You're learning how it's done in this district, in this school system, in this school; you subconsciously and consciously compare and contrast your philosophies and approaches to teachers who make much of what feels like a clumsy, clod-heavy two-step look like a well-orchestrated waltz; you yearn to be fresh and innovative, yet learning and staying on top of the basics - assessing and grading; progress monitoring; learning new curriculum; gathering materials; running parent conferences - absorbs and sucks up precious brain energy and minutes of the day. You are not yet the teacher that you imagined in your pleasantly naive daydreams...
...and I think that's where the "magic" begins to happen - the transformation from being completely lost in the woods to beginning to follow the yellow brick road (pardon my overuse of fanciful references). I came back from Christmas break, feeling the night before as if the first day of school was (almost) starting all over again. I had ideas and had done some planning over break (though I'd taken my fair share of time directed to other personal interests), but it didn't feel like nearly enough. There was no way I would get all of my ideas sketched out and have all of the resources ready and in place.
I walked into my classroom, switched the lights on, and something was different. I felt far from perfect, but in place. My standards and expectations for myself were (and are) quite high, higher than I can fully articulate or envision, but I had also dropped expectations of being on top and knowing it all. This shift in perspective, however simple it seems, is not always easy to drop - but it turns a page in the book. I'm ready to keep reading, with a renewed sense of pragmatic, yet still idealistic, awareness.
When the going gets to be....well, not going...have the courage to abandon what doesn't work. This is one of my recent epitomes. The idea is not new and certainly nothing that I haven't encountered in other arenas, but the context of teaching changes the affect. Just one example of what could be a slew of day-to-day tasks - I had an idea for tracking formative assessments, using different neon colored index cards (representing different subject areas), and keeping these in a three-ring holder, small enough to tote around and pull out wherever I was assessing. I would assess homework and in-class activities using these cards, making notes on skills with which students still had not mastered. How I recorded notes wasn't wholly organized and consistent from card to card, and hence I was not going back to these index cards, as I should have, and following up on progress and skill development. Not to mention there isn't a ton of room, and I was having to spend time writing the format for each card.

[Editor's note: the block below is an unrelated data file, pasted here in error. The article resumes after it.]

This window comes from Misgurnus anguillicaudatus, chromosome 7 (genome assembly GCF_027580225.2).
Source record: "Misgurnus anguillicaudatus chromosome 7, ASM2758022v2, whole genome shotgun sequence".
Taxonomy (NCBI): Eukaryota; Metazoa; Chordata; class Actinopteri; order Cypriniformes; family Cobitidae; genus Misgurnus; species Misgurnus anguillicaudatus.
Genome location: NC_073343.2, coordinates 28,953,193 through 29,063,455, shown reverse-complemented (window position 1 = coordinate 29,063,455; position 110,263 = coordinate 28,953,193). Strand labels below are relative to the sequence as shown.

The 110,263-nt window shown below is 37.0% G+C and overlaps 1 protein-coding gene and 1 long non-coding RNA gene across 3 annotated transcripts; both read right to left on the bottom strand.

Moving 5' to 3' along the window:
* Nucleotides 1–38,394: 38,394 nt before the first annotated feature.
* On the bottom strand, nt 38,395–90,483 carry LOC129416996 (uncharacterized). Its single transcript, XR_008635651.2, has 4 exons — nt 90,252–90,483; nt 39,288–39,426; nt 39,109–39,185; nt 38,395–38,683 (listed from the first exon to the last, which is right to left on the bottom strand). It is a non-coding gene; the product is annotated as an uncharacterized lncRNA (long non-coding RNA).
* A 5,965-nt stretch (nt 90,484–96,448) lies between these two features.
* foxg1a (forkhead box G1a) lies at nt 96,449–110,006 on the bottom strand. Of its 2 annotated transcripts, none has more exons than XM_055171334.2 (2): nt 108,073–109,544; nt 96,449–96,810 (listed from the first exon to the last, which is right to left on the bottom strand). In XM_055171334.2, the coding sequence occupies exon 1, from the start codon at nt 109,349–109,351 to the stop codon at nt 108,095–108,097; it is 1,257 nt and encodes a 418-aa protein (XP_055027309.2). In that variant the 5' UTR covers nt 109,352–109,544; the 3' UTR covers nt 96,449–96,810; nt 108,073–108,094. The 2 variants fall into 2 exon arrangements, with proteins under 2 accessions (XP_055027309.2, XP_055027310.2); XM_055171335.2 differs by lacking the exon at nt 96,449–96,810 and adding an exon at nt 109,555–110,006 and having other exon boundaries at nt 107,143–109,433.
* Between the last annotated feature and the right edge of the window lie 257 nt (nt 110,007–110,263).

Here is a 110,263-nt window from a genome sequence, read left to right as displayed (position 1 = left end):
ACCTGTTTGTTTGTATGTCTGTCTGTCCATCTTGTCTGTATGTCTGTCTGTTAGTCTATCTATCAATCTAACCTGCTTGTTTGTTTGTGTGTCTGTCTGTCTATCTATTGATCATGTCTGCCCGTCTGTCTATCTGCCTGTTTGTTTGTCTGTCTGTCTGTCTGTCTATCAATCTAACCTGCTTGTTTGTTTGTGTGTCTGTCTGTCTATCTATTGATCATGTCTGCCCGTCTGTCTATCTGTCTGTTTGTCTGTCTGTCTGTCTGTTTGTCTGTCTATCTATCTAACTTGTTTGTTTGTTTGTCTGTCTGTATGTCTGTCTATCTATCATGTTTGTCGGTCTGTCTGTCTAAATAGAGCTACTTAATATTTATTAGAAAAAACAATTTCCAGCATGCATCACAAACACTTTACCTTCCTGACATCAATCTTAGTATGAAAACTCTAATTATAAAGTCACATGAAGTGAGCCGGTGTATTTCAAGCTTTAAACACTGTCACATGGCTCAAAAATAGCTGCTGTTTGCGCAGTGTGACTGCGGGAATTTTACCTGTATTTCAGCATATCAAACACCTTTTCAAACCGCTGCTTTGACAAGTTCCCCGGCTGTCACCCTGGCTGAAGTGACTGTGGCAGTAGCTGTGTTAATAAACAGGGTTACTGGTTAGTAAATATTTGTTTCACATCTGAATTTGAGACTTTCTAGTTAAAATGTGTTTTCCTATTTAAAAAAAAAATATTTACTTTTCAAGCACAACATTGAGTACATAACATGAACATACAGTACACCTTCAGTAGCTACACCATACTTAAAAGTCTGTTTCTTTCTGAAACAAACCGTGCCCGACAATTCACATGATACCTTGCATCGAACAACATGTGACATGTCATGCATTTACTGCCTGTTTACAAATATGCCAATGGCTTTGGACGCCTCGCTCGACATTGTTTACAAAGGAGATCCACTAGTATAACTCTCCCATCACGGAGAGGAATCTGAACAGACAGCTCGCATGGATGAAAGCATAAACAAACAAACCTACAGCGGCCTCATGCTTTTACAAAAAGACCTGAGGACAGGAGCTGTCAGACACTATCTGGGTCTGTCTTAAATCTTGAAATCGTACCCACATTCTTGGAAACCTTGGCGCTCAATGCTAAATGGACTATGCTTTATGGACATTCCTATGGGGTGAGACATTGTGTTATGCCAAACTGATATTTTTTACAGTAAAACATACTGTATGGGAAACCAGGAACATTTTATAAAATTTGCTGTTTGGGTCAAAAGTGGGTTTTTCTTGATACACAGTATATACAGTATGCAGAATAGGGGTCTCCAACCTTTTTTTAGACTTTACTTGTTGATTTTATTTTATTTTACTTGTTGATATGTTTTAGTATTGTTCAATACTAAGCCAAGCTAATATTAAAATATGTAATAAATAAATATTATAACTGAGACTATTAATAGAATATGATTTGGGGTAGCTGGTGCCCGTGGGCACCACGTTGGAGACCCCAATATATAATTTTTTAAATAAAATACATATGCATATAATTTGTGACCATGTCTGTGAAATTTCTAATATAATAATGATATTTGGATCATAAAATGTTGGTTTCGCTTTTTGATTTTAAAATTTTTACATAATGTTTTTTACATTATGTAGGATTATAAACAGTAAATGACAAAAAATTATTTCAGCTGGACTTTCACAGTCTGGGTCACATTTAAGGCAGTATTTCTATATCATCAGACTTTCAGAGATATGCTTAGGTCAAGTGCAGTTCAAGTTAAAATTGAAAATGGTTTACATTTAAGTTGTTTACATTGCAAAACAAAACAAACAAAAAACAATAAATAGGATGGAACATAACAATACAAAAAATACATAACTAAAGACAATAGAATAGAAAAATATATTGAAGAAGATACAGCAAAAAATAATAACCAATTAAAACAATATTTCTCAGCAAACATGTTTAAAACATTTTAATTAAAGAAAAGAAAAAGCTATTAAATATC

Despite taking the time to purchase materials, punch cards, and make notes (not a complete waste of time), this genius idea just isn't working for me in the moment. I'm exploring other ways to assess and keep track of how to group students on a daily basis, with systematic organization and efficiency my top priorities. I've put aside the index-card system - it might come in handy for recording other types of notes or ideas in the future. For now, I won't feel like a "failure" for cutting the weighty strategy loose. I'll trudge on in new directions, and seek opportunities to learn and try new ideas. By sacrificing my tried ideas with abandon and not being afraid to pick up new ones, I'll do a better job planning for and guiding my students' learning, the one thing that should never be sacrificed and should be kept in the viewfinder, no matter where you are on that brick-laden road.